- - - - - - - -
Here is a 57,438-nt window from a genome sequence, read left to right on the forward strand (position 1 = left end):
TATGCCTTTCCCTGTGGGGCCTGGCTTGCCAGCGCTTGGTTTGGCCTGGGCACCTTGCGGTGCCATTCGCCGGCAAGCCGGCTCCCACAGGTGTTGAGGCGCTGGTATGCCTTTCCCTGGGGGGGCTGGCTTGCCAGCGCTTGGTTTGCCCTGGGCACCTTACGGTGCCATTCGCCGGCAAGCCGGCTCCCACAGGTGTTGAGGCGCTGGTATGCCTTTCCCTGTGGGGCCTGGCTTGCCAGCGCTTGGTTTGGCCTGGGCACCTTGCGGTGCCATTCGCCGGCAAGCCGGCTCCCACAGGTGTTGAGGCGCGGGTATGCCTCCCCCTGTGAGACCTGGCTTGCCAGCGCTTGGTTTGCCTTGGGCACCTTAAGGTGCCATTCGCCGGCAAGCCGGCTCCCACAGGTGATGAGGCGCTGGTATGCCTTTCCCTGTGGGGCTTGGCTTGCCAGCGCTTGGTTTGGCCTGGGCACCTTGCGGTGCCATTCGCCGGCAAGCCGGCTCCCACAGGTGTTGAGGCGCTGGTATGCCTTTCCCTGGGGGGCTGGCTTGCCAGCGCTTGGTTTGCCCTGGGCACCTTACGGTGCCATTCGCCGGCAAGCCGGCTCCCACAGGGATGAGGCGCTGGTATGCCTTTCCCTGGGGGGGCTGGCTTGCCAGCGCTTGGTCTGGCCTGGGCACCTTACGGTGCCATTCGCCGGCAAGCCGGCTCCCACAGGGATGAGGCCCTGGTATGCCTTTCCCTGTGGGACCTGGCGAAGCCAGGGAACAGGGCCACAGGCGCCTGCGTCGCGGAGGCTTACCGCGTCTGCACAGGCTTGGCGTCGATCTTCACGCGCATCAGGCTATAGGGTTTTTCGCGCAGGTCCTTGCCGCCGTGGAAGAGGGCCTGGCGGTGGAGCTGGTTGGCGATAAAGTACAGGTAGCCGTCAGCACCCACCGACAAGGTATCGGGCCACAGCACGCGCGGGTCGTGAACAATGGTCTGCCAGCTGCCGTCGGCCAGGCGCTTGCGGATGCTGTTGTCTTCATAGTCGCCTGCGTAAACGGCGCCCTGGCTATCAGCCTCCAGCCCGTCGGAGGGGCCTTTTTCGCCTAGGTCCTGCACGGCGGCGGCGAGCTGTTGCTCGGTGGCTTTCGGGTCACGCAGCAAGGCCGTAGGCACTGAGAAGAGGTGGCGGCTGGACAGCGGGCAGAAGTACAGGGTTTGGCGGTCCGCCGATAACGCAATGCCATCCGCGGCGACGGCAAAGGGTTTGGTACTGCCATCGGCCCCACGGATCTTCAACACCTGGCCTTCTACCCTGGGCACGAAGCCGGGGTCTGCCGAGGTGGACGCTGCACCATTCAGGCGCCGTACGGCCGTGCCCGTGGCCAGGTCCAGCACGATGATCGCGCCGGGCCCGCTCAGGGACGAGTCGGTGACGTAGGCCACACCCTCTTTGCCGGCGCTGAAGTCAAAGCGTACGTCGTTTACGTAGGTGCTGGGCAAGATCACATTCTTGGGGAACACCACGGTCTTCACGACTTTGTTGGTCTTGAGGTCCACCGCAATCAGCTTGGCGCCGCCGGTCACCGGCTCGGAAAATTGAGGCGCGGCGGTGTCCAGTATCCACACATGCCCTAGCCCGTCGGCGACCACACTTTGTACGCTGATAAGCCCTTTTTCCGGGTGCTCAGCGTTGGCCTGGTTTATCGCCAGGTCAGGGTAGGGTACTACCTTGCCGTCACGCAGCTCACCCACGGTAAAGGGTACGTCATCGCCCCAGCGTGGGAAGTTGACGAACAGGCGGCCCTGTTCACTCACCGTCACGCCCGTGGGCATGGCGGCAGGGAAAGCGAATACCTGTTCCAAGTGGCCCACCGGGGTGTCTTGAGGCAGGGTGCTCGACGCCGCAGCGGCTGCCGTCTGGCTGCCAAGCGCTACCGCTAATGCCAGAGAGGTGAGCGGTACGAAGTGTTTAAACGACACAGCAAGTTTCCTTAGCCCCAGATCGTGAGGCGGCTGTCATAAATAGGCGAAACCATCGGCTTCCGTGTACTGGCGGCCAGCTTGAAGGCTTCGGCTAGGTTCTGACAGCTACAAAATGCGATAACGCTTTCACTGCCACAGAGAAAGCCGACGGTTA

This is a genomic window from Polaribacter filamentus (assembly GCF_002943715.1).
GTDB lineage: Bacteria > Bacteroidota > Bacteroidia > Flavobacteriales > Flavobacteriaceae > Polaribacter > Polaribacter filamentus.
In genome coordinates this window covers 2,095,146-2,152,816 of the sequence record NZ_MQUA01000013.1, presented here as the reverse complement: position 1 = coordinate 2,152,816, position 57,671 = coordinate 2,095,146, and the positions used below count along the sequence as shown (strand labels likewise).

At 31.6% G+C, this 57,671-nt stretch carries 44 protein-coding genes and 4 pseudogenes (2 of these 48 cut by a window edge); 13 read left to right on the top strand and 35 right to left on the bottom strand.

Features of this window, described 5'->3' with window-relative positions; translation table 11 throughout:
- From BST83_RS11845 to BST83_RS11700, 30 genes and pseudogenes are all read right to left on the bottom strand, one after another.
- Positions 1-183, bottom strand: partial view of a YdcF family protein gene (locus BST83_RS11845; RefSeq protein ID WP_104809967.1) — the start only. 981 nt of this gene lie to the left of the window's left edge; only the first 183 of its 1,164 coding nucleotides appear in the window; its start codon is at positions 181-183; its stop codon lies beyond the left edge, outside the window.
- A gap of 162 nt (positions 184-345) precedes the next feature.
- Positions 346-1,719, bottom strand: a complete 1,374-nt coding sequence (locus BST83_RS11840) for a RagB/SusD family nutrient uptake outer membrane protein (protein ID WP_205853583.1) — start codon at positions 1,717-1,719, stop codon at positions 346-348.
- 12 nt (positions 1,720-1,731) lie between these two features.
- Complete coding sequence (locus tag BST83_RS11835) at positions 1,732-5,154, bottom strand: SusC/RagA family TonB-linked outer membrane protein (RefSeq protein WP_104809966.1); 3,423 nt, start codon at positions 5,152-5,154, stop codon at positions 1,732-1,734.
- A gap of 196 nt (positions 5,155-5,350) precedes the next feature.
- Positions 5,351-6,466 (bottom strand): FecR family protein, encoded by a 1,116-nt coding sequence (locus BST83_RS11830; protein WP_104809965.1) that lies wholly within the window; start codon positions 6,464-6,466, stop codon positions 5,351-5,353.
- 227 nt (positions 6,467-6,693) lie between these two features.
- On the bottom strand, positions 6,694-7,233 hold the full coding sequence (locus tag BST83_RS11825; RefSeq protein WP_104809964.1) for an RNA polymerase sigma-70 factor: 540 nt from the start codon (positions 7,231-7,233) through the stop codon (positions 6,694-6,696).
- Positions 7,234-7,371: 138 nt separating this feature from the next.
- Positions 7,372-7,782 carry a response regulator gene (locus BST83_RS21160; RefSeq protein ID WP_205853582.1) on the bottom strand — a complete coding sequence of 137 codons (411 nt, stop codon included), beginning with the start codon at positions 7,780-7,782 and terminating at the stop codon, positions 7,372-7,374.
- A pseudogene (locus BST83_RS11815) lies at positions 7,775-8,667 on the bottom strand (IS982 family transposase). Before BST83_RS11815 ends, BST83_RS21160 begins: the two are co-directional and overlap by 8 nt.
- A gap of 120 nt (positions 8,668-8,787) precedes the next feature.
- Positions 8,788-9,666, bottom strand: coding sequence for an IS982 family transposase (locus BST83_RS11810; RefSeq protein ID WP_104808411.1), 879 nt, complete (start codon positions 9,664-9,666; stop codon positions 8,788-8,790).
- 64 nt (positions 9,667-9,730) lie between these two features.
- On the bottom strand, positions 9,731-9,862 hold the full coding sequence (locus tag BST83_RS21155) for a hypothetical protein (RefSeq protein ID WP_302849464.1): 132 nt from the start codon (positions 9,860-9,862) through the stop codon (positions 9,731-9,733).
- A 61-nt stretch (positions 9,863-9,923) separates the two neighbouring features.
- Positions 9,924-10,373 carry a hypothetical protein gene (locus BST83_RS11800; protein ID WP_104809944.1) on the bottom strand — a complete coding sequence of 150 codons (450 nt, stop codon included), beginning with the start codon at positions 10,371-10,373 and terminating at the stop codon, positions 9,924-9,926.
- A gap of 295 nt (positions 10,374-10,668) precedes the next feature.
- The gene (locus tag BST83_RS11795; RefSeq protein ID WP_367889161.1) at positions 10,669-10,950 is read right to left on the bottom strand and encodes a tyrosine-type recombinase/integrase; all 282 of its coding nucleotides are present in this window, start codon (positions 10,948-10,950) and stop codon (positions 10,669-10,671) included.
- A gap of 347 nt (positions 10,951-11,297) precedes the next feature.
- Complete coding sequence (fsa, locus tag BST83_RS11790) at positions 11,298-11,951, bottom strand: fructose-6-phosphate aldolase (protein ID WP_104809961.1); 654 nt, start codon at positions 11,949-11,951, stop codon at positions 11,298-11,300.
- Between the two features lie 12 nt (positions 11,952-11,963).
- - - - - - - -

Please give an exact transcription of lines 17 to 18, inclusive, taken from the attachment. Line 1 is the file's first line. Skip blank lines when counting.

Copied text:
- On the bottom strand, positions 6,694-7,233 hold the full coding sequence (locus tag BST83_RS11825; RefSeq protein WP_104809964.1) for an RNA polymerase sigma-70 factor: 540 nt from the start codon (positions 7,231-7,233) through the stop codon (positions 6,694-6,696).
- Positions 7,234-7,371: 138 nt separating this feature from the next.